3. If you use Microsoft’s Bitlocker to encrypt your hard disk so no one can access your personal information, you need to be extra sure to have the Bitlocker Recovery Key available somewhere outside the actual Windows PC because when you restore your system to a previous Restore Point, you will need to enter your Recovery Key to gain access to your restored system. Without this recovery key, you will have no access to your system and will have to start over with a new Windows installation, a very bad result. Again, this warning/disadvantage only applies if you use Bitlocker and most people don’t have the Windows Enterprise or Ultimate editions that include Bitlocker, but I just wanted to include this warning for those who do.
The Not So Easy Option
As I said above, this option is not free (usually) and involves more technical knowledge and more work to maintain, but it gives you a huge amount of flexibility and can also be used along with the Restore Point option above. I recommend this solution to my team at work, and since we regularly use multiple versions of Windows and Linux, servers and clients, sometimes two or more at once, this option works well for us and is worth the effort. I am not going to completely explain this option because it is pretty complex, but I’ll lay out the basics below and if you are interested in learning more, please say so in the comments and I’ll expand this article or, more likely, write a new one focused on this option.
Virtual Machines (VMs) are the key part of this option. (I need to describe hypervisors and virtual machines in another post, but you don’t need to understand much about these to use this option.) Basically, this option involves setting up Windows or another operating system (which can be Linux or Mac OS-X) on your computer and then you create virtual machines of the operating systems you want to work and play with.
The list of pros and cons is longer and more complex for this option. I’ll put the disadvantages list first since it will include the requirements for implementing this option.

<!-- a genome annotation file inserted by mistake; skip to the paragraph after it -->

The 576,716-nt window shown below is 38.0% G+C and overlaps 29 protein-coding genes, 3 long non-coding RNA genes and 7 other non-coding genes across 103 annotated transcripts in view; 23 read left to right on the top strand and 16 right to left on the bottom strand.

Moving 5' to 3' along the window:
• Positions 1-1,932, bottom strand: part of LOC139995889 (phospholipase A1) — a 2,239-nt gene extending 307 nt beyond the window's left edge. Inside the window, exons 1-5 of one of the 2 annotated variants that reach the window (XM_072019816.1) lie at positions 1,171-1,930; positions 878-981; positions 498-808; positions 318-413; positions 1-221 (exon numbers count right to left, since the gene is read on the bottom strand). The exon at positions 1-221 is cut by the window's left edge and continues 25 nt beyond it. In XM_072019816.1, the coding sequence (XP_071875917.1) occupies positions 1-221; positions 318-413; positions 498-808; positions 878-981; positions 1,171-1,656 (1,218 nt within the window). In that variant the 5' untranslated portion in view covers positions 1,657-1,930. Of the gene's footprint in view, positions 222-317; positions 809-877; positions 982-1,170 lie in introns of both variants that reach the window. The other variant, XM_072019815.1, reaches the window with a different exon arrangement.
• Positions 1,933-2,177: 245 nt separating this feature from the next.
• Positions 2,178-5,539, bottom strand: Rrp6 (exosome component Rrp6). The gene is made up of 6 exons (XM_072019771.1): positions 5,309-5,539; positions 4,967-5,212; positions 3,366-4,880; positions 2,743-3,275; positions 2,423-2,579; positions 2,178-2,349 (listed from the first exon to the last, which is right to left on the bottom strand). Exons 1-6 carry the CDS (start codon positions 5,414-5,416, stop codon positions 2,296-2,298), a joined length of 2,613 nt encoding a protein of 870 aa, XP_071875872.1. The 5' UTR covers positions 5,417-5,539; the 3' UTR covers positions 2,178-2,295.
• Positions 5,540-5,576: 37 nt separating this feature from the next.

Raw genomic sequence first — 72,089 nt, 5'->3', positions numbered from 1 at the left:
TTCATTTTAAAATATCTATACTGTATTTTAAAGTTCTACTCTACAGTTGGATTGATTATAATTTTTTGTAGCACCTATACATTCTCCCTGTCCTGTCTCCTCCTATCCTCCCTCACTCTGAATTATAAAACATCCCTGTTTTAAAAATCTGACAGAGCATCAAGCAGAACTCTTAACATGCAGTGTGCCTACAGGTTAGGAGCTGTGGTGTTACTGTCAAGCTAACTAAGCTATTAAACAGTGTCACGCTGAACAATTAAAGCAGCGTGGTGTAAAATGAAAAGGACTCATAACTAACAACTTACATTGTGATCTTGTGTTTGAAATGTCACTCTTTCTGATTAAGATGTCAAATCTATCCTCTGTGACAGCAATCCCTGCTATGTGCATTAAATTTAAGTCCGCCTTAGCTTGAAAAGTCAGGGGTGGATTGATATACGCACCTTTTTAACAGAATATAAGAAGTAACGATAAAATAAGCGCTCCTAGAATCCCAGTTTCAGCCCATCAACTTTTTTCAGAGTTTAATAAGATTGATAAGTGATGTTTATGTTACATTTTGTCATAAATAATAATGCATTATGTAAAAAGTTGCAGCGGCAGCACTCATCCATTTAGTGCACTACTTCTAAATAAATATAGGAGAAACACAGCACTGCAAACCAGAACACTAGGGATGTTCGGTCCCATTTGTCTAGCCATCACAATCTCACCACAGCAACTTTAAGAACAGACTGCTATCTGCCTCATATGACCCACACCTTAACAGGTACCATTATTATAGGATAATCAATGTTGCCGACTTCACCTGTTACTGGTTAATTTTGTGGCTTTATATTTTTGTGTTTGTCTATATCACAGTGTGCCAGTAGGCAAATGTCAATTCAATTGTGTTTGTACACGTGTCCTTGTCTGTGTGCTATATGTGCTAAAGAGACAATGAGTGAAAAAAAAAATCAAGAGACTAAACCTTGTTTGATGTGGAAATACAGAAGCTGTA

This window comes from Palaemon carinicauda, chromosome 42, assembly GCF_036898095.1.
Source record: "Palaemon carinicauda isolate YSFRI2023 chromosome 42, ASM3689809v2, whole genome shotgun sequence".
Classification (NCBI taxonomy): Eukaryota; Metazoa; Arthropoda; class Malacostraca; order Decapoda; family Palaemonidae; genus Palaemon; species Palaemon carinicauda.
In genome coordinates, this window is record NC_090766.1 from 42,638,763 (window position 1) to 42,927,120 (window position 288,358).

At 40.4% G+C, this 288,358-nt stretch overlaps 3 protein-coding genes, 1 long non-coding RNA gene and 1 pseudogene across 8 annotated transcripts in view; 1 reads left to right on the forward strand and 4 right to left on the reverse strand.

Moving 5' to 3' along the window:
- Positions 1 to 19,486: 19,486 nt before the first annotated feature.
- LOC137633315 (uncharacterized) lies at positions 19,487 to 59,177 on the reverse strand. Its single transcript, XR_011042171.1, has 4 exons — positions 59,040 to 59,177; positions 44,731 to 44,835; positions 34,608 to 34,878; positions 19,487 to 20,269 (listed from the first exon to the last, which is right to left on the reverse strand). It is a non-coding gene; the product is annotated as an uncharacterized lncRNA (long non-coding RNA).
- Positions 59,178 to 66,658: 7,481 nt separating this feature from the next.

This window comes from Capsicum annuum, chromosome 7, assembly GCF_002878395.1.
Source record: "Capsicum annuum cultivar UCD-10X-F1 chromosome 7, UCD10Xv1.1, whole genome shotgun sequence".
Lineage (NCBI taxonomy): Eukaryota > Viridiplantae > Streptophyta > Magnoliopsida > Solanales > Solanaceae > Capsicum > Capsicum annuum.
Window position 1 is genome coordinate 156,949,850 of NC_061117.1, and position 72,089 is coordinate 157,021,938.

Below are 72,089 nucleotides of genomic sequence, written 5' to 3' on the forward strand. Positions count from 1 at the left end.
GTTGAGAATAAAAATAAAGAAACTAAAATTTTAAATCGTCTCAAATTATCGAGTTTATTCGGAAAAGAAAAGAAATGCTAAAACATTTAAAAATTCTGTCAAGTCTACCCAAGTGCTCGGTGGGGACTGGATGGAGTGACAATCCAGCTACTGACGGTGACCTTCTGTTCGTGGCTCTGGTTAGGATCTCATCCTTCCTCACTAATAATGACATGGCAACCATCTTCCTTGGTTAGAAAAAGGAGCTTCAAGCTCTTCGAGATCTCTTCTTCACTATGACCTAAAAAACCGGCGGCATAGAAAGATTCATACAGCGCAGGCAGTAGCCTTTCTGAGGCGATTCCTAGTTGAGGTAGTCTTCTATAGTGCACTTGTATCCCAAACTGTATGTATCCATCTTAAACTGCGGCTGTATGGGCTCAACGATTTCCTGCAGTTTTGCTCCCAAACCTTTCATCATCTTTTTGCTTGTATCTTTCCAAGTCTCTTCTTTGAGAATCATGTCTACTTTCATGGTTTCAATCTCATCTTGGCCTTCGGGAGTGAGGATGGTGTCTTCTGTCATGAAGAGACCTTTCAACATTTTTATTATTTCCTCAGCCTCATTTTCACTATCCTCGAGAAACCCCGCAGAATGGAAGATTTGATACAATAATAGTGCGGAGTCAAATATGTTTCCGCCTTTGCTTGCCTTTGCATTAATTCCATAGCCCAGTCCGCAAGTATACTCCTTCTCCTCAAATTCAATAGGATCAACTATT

1. You need to purchase a tool such as VMware Workstation or download the more limited but potentially usable VMware Player to implement this option.
2. Since you’ll effectively be running multiple operating systems, one as the “host” OS that you boot your computer with and one or more others that you run using the virtual machine tool, you’ll need more RAM (4 GB minimum and more is better), more disk space (500GB or more to be safe for most people), and a decent CPU (Core i3, i5, or i7 Intel or equivalent AMD CPU).
3. You need a license for all non-free operating systems (e.g. Windows) that you use in this setup. This can get expensive, depending on what you want.
4. This takes a good bit of time to set up, depending on what you want, and maintain, depending again on what you want.
5. VM software such as VMware is getting better all the time, but there are still applications, mostly shooter type games, that don’t run well in VMs. You may need to install these on the host/boot operating system and maybe use the Restore Point option above to allow you to get your host Windows OS back to a safe point if the game messes up Windows.
1. This option allows you to run almost any operating system in VMs to take what are called snapshots of the VM that allow you to return to exactly that state.
2. You can copy VMs between computers, share them with friends, and do anything you can do with a directory of files. Most VMs are actually just directories full of files on your host operating system’s hard disk, so you have lots of options on what to do with them.
I’d like to expand or clarify this post to be more helpful, or correct any errors, so if you’ve read this far and think of something that can improve it, please let me know in the comments. Thanks!